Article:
The following is an excerpt from one of my current students' blog postings reflecting on the Student View art exhibition of work from English 1101 and 1102 courses at Georgia Tech. The exhibition is on display at the Ferst Center on campus.
Sandrine LeFebvre's project
At this year’s Student View Georgia Institute of Technology’s finest Literature, Media, and Communication were on display. But one particular exhibit that stuck out to me was Sandrine Lefevbre’s work, Buzz’s The Word: Communication & Culture Edition. Lefevbre was a former student of Dr. Golden and pointed out something that I have begun to notice in my class with her now. Lefevbre’s piece centered on how meanings of words do not only get lost in indirect translation, but also in lack of cultural understanding. She pointed out the phrase, “Cockeyed son of a bow-legged scorpion,” in Mulk Raj Anand’s Untouchable (1935). While this book was written in English it was also written by an author from India. Because of the difference between culture in 1935 India and 2015 United States the very insulting phrase did not fully click with American readers. . . .
I would like to extrapolate on Lefevbre’s video by applying it to what I have noticed so far in Dr. Golden’s class. While reading books such as The Strange Case of Dr. Jekyll and Mr. Hyde and The Picture of Dorian Gray that take place during 1800-1900 England I realized that my appreciation for the setting was not at its full potential because I did not understand what was going on during that period. England was in the mix of an Industrial Revolution that brought upon great changes particularly in the way people lived. People began to settle down in urban areas compared to rural areas because there was opportunity in cities. By researching the history of 1800-1900 England for my first project I have a much better understanding of what was going on. This is why reading The Picture of Dorian Gray is significantly easier than The Strange Case of Dr. Jekyll and Mr. Hyde. What stands out to me from The Picture of Dorian Gray that I likely would’ve missed was the difference in class between Dorian and Sibyl and what it means towards the book. Dorian is a man who comes from money and seems to have an endless supply to spend as he pleases, while Sibyl is from a lower class family on the East End of England. These two types of people do not usually mix, which is what causes Sibyl’s brother to be skeptical of their engagement as he should’ve been. Just after becoming engaged Dorian calls off the marriage leading to Sibyl committing suicide. The magnitude of their engagement would have gone unnoticed to me had I not known how rare it was to see marriage through such a difference in class standing.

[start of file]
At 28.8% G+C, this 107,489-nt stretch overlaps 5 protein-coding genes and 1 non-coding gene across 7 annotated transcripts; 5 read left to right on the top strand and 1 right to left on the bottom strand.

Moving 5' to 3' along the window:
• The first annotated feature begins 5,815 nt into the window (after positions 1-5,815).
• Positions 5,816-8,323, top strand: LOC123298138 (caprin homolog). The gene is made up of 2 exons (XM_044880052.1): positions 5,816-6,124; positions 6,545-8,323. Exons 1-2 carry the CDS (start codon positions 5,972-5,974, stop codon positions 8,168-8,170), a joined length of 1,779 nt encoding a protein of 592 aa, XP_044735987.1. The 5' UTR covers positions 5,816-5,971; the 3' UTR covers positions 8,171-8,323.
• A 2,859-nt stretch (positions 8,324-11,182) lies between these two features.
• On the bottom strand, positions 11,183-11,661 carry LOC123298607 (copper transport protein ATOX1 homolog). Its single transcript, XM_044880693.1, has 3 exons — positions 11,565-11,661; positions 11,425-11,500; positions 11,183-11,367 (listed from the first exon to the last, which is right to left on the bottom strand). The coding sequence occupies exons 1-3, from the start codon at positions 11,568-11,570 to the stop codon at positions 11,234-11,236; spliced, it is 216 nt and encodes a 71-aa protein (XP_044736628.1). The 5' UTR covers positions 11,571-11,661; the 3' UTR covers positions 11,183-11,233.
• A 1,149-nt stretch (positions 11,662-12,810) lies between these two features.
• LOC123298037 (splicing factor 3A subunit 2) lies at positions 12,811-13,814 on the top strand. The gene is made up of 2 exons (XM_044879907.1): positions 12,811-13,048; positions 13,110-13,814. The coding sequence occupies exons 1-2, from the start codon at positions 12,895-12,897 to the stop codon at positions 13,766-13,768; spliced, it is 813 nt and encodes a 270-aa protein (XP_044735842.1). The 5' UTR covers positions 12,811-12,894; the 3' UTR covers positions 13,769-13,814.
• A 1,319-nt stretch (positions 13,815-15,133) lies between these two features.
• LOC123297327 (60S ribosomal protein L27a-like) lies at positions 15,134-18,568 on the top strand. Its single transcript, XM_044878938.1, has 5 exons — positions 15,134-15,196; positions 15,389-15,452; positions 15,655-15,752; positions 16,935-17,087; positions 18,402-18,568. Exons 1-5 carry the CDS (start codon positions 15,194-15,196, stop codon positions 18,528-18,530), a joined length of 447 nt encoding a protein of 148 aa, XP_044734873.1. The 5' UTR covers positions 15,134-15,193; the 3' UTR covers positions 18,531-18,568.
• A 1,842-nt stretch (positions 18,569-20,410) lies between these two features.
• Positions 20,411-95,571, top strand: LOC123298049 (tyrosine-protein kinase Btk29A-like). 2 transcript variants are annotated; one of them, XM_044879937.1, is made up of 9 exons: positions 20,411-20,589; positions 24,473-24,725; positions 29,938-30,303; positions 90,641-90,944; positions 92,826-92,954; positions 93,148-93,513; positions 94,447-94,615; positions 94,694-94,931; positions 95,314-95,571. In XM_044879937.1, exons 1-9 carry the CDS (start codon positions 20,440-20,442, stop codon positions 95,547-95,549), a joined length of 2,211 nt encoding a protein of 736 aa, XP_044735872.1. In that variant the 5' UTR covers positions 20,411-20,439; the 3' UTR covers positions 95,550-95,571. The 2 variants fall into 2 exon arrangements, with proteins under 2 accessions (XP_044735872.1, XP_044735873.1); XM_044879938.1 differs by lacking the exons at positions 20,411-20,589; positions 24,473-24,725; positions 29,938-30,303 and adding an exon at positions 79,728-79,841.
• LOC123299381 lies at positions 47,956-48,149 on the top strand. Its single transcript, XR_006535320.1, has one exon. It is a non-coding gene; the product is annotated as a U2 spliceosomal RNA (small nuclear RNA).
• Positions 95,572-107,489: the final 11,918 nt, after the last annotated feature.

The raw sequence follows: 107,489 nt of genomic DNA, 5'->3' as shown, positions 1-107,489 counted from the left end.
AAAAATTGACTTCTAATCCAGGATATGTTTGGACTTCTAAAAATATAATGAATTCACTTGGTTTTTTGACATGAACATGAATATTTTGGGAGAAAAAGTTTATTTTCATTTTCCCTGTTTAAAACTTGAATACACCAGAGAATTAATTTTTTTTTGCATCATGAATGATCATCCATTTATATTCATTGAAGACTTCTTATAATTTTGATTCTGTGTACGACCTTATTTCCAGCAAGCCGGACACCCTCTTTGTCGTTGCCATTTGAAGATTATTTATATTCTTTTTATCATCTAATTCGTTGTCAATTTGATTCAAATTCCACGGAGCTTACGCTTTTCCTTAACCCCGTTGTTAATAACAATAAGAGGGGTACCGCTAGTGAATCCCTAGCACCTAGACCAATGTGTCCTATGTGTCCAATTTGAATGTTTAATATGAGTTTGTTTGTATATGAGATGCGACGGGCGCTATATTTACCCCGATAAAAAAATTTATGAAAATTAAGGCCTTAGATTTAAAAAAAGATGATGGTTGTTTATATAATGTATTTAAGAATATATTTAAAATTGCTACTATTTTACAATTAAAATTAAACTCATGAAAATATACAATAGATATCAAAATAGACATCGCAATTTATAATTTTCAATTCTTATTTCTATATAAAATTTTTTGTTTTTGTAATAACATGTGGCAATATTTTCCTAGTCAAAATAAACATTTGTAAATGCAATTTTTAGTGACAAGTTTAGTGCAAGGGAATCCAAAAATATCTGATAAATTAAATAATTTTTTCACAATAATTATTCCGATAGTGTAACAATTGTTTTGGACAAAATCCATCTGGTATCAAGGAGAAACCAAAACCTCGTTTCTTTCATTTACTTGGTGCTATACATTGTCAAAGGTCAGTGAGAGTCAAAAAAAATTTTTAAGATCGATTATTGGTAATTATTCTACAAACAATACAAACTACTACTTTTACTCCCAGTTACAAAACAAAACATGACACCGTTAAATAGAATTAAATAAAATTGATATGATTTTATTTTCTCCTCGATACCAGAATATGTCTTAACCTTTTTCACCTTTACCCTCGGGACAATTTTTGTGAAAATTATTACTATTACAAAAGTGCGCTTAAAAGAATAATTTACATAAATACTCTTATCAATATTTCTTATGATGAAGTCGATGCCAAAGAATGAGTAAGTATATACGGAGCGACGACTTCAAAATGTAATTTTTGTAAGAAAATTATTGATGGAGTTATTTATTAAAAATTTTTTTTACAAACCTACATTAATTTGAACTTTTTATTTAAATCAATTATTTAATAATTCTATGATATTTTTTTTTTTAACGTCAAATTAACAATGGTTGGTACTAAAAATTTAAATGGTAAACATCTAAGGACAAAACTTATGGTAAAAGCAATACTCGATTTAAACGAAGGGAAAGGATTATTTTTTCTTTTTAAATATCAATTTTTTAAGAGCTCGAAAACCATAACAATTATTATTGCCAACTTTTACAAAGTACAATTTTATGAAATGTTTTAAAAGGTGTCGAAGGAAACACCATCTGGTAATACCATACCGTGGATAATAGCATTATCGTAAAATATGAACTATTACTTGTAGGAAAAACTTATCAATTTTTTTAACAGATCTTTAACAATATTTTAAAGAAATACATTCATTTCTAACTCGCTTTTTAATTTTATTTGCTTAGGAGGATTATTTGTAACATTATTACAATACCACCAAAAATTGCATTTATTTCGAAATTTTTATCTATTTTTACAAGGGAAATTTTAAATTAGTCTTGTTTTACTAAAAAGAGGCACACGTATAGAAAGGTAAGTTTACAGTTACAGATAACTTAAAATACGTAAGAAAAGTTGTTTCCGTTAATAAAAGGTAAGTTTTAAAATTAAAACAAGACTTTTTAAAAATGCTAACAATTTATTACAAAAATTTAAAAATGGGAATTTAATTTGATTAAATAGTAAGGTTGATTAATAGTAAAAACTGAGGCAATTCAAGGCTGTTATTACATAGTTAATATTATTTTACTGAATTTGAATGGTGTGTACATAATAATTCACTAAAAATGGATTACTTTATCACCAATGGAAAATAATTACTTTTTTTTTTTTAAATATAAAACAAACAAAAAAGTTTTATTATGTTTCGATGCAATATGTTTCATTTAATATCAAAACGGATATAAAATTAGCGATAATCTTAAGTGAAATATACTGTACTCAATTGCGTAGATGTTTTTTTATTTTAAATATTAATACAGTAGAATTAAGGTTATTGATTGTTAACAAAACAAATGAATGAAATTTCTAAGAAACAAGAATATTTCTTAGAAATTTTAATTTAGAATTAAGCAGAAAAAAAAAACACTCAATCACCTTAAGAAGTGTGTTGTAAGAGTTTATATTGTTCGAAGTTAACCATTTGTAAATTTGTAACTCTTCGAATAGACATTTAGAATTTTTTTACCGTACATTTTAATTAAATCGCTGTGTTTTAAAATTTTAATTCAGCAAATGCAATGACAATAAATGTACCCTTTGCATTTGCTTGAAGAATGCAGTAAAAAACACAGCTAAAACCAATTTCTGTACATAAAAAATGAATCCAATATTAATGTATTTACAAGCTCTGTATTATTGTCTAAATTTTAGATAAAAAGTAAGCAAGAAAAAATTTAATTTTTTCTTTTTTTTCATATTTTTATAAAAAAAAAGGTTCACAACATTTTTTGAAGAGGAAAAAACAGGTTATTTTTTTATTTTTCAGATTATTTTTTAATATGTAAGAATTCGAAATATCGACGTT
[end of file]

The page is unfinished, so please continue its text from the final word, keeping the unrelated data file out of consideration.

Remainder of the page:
Overall, I support Lefevbre’s point and applaud her on her ability to explain it through a digital medium. By doing this she exemplifies on her own point. Youtube videos have become very common in my generation because I have grown up using and creating them. However, other generations that do not fully understand the digital revolution that is going on right now truly appreciate her work and all of the different digital effects she put into it.
Amanda Golden is an Associate Professor of English at New York Institute of Technology. She is the author of Annotating Modernism: Marginalia and Pedagogy from Virginia Woolf to the Confessional Poets (Routledge, 2020) and editor of This Business of Words: Reassessing Anne Sexton (UP of Florida, 2016). Her research and teaching interests include American and British literature from the nineteenth century to the present, modernism, poetry and poetics, literary archives, composition, and the digital humanities.